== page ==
Comedy gala drops joke about free speech over insurance concerns

Quebec comedians Mike Ward and Guy Nantel say a sketch they wrote about freedom of speech for an awards gala was heavily censored by an insurance company hired by the event's producers.

Insurance company for Gala les Olivier reportedly nixed sketch featuring controversial comedian Mike Ward

Quebec comedian Mike Ward is boycotting a Quebec comedy awards gala after the company that's insuring the event censored some of his jokes in a sketch about freedom of speech. (Karine Dufour)

An insurance company's unwillingness to back a comedy sketch about freedom of expression has led to it being dropped from a broadcast of an upcoming awards gala.

The gala's broadcaster  — Radio-Canada — says legal considerations are behind the move, but one of the comedians who wrote the sketch claims he was censored. 

Quebec comedian Guy Nantel wrote the sketch with Mike Ward, who is known for his cutting and often vulgar jokes. An insurance company hired by the event's producers repeatedly asked the comedians to alter the content of the sketch, Nantel said. 

"It's absurd. It's like we're returning to the Duplessis era where it's the village priest who decides what's acceptable and what's not," Nantel said in an interview with CBC.

Ward is currently the subject of an ongoing human rights complaint for jokes he made about a well-known child singer with a condition that causes facial disfigurement.

They took out everything until there was nothing funny left.- Comedian Guy Nantel

The sketch that Ward and Nantel wrote, and were to perform on Radio-Canada's Sunday broadcast of the Quebec comedy awards show Le Gala les Olivier, tackled that controversy head-on, mocking political correctness and censorship.

Nantel says after re-writing the sketch seven times because of concerns from an insurance company, he and Ward have decided to boycott the awards gala.

But the two do still plan on performing their sketch and uploading it to YouTube.

'A delicate topic'

In a statement released Friday evening, Radio-Canada said the decision to leave the sketch out of the awards gala was made by its producer, the l'Association des professionnels de l'industrie de l'humour (APIH). 

"The sketch treats, among other things, a delicate topic that is currently before the Quebec Human Rights Commission, which has yet to hand down a judgement in the matter," the statement reads.

"Out of respect for the process, and following a legal analysis, the decision was taken by the APIH to suspend the broadcast of the sketch."

The public broadcaster added that the APIH was hoping to find a solution to the issue before Sunday's broadcast. 

'High risk of being sued'

Nantel said he was told by the show's producers that it was the insurance company underwriting the gala that was unhappy with the sketch.

"Radio-Canada's insurance company told them they were at high risk of being sued if they allowed our sketch to go to air," Nantel said.

He said the insurance company apparently had concerns about almost every element of the sketch.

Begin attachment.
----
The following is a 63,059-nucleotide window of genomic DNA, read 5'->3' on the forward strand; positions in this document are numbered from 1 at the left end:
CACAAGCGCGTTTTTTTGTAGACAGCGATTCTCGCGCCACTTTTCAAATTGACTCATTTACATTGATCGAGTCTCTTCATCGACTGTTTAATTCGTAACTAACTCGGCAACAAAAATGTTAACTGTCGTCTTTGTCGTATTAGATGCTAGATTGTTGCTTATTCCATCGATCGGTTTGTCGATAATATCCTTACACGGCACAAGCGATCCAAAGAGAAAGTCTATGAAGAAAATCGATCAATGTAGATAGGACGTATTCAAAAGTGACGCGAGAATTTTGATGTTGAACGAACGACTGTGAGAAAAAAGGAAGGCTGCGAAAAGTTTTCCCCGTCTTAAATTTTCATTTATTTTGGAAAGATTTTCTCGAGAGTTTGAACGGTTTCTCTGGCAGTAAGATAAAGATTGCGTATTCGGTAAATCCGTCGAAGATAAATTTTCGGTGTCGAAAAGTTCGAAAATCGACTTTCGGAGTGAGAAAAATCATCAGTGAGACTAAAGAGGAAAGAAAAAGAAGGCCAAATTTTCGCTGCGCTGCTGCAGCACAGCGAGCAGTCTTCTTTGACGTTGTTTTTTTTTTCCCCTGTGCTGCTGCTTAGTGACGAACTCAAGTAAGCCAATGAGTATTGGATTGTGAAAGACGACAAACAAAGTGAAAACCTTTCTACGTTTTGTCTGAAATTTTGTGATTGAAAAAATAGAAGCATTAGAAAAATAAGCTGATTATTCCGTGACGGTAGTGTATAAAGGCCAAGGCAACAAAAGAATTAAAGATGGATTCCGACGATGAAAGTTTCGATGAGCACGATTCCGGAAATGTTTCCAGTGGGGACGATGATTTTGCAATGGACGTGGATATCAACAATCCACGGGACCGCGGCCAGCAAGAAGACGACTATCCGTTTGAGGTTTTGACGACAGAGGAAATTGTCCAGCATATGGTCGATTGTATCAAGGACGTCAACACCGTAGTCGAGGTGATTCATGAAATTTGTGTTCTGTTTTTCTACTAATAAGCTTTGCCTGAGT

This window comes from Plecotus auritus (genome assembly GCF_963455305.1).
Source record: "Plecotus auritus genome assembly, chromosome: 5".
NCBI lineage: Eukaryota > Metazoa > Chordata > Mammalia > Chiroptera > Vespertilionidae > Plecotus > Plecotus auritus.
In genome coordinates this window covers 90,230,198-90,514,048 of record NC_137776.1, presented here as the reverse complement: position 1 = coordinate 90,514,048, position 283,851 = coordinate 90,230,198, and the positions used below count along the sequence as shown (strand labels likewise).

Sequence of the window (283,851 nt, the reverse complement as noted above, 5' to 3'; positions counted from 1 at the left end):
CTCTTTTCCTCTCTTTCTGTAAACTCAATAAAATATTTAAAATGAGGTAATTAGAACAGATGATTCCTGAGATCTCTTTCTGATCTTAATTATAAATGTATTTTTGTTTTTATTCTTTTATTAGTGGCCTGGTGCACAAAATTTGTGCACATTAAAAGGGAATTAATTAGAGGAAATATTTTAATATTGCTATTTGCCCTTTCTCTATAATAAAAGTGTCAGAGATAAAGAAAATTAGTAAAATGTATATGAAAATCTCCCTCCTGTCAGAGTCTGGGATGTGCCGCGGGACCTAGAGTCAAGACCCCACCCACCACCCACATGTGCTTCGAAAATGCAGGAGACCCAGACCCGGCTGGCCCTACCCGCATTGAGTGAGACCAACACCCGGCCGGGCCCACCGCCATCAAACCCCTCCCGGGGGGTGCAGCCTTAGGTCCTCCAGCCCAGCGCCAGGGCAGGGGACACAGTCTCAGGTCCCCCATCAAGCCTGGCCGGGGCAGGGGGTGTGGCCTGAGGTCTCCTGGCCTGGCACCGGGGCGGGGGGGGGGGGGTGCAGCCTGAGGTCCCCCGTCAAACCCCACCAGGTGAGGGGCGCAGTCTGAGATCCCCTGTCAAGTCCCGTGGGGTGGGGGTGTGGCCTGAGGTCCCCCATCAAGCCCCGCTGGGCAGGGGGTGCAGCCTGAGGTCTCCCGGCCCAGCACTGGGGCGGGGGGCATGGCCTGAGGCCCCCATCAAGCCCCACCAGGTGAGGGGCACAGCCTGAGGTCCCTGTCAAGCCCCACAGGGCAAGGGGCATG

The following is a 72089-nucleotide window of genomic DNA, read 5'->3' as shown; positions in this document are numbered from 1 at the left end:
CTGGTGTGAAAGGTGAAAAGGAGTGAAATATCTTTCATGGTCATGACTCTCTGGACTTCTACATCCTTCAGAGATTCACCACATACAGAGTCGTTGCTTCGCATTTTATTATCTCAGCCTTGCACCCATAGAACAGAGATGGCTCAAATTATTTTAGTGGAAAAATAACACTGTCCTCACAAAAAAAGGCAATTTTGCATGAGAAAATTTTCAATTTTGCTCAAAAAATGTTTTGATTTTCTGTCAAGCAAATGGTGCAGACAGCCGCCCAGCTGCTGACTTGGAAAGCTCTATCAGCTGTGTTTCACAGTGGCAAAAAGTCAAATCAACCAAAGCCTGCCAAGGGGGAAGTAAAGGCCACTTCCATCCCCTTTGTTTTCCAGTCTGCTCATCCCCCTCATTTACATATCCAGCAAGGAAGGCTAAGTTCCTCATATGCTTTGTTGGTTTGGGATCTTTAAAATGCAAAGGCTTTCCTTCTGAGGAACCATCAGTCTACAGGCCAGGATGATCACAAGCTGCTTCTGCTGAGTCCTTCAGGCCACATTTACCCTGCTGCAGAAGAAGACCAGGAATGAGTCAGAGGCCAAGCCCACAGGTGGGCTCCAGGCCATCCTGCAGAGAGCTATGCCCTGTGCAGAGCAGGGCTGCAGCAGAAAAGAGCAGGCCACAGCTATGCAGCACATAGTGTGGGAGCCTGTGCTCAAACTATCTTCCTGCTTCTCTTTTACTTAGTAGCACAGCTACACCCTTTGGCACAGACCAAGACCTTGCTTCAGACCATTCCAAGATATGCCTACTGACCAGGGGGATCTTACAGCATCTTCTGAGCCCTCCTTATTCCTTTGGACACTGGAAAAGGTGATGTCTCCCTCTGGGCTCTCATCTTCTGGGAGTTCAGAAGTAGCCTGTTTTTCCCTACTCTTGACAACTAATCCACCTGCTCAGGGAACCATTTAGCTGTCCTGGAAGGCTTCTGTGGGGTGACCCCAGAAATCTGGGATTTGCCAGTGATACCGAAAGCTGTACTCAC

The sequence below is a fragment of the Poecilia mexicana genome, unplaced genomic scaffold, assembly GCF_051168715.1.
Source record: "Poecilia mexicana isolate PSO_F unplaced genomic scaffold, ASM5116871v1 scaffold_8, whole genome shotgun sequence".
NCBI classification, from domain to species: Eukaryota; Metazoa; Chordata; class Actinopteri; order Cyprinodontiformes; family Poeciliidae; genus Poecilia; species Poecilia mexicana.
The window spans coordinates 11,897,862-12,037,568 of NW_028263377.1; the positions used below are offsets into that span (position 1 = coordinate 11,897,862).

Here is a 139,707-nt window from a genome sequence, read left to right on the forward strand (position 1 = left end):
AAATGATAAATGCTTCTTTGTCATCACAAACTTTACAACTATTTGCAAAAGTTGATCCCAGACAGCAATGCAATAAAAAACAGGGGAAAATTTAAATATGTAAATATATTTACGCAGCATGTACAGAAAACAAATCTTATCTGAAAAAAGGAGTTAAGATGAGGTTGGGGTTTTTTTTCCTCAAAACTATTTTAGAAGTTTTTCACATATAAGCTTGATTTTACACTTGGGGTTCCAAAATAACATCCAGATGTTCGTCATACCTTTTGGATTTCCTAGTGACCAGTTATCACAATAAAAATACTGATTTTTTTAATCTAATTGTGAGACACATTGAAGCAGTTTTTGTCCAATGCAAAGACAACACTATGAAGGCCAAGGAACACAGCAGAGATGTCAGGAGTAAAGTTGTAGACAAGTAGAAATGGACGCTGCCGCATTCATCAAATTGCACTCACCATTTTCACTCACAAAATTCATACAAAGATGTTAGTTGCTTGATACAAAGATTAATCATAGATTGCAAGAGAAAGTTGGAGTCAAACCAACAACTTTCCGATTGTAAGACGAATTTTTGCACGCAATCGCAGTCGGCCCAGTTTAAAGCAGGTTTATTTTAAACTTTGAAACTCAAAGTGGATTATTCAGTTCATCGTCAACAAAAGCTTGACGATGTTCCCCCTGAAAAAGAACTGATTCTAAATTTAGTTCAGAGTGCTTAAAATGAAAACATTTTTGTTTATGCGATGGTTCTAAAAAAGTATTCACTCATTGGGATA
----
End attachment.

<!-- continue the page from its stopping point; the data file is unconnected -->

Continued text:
"They repeatedly asked us to soften material on the Human Rights Commission, religious groups, homosexuality. They took out everything until there was nothing funny left," Nantel said.

He said he doesn't know which company is insuring the gala.

No insurance, no broadcast

Radio-Canada's statement appeared to endorse Nantel's version of events, that insurance concerns were behind the decision to nix the sketch. 

"As long as the content has not been insured, Radio-Canada cannot allow the sketch to be broadcast," the broadcaster said. 

Radio-Canada also said it remained committed to freedom of expression, pointing out its decision to allow Nantel to criticize its decision openly on their airwaves. 

The broadcaster's unwillingness to support the sketch surprised Nantel, who said it was Radio-Canada and the APIH who approached him and Ward about doing a sketch about freedom of speech at the gala.

"They asked us to do it, and in the end they censored the sketch that they asked us to do," Nantel said.

'Don't be afraid, people can take a joke.'

The sketch that was censored begins with Ward telling Nantel he's afraid to tell jokes after his run-in with the human rights tribunal.

Nantel then says: "Don't be afraid, people can take a joke."
Comedian Guy Nantel told CBC the idea of an insurance company having veto power over jokes is 'absurd'.

Ward replies: "Tell that to the Human Rights Commission. Here's a joke they wrote for me: 'What's the difference between a homosexual and an Inuit person? There is none, both are fantastic! Long live diversity!'"

It continues with a series of jokes that refer to lesbians, Jews and Tim Hortons cashiers, but all in the vein of poking fun at overzealous political correctness.

Comedian blames Radio-Canada

Nantel blames Radio-Canada for not having the courage to ignore the insurance company's concerns.

"It's Radio-Canada who should say: 'We won't be dictated to by an insurance company'. It's up to them to make the decision," Nantel said.

Nantel said this incident, along with the complaint against Ward at the tribunal and the controversy around French comedian Dieudonné performing in Montreal this week, all demonstrate that there's a danger to the free speech of comedians in Quebec.

He said the whole point of the sketch was that political correctness is out of control; the reaction to it simply proves that point.

"Honestly, society has gone mad," Nantel said. "There's too much caution, too much fear around these questions."

Comedians boycott awards gala

Nantel is not nominated for an award at the gala this year. He said he won't be attending because of the controversy.

Ward, who's up for comedian of the year, has also decided to skip the show.

He tweeted "I won't be going to the Oliver this year.  If I win a trophy please put it in the recycling for me."

With files from Radio-Canada